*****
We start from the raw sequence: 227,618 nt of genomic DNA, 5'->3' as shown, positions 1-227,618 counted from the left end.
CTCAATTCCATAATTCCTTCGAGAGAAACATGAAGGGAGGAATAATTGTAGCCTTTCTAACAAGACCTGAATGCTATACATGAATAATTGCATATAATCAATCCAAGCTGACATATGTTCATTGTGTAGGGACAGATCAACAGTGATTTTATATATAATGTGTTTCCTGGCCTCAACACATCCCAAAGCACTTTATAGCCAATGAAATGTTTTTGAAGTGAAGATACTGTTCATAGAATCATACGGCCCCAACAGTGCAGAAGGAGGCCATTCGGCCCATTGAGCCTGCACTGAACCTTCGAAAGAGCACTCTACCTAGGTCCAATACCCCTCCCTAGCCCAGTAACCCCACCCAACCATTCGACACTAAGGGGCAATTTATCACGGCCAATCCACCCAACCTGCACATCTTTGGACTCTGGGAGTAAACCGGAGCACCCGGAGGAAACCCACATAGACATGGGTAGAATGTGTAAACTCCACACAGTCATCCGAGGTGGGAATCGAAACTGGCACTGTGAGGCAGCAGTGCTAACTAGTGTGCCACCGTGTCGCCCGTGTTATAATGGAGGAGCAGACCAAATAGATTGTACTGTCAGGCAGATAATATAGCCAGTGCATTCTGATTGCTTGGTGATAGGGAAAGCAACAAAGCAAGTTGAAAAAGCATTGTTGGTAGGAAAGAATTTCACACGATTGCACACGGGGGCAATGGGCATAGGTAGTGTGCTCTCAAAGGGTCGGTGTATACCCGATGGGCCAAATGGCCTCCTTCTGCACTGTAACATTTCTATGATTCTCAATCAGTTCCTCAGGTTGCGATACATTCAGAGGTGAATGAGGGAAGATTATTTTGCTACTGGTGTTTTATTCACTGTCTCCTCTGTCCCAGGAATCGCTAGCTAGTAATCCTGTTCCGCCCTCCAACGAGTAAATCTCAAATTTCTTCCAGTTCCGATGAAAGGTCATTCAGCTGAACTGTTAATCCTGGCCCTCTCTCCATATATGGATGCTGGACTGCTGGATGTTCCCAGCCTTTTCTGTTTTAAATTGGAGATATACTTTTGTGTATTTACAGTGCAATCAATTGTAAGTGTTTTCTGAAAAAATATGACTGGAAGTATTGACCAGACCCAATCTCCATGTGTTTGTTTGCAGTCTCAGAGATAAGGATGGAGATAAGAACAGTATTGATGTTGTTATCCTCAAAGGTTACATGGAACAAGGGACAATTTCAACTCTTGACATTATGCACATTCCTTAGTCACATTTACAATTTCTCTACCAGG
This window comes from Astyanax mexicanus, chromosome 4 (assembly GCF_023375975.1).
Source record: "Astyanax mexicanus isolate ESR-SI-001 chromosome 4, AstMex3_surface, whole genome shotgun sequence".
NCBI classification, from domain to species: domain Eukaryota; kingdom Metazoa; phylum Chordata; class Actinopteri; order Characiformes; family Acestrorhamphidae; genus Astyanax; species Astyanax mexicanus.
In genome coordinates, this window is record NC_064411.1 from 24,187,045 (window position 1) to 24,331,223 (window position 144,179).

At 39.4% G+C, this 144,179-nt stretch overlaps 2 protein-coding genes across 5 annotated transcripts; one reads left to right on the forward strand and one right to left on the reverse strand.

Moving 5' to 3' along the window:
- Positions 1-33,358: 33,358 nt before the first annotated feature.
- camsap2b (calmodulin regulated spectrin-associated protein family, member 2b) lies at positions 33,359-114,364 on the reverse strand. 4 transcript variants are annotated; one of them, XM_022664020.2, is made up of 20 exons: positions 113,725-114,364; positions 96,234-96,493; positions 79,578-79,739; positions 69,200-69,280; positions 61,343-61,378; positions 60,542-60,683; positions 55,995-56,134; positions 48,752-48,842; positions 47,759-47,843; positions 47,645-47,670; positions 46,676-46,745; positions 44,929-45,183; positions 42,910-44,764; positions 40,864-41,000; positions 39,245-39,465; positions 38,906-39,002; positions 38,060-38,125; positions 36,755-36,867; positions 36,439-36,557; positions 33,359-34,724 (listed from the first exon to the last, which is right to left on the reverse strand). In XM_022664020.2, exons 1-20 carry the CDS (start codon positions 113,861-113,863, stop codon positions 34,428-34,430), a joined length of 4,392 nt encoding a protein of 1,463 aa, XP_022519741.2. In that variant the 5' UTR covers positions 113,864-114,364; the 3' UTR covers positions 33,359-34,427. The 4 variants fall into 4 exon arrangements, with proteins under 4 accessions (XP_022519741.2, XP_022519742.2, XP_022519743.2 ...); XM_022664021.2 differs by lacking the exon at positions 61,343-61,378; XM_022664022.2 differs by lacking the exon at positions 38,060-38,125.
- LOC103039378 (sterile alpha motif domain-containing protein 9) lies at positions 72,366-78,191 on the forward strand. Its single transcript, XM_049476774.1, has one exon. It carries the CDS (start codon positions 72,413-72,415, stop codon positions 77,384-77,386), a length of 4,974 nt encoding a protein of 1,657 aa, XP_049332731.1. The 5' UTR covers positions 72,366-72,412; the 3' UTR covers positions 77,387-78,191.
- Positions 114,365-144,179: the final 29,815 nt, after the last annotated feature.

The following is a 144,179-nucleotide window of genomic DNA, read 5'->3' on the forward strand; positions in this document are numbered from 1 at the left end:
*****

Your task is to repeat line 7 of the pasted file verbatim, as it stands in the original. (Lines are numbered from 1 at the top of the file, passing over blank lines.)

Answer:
At 39.4% G+C, this 144,179-nt stretch overlaps 2 protein-coding genes across 5 annotated transcripts; one reads left to right on the forward strand and one right to left on the reverse strand.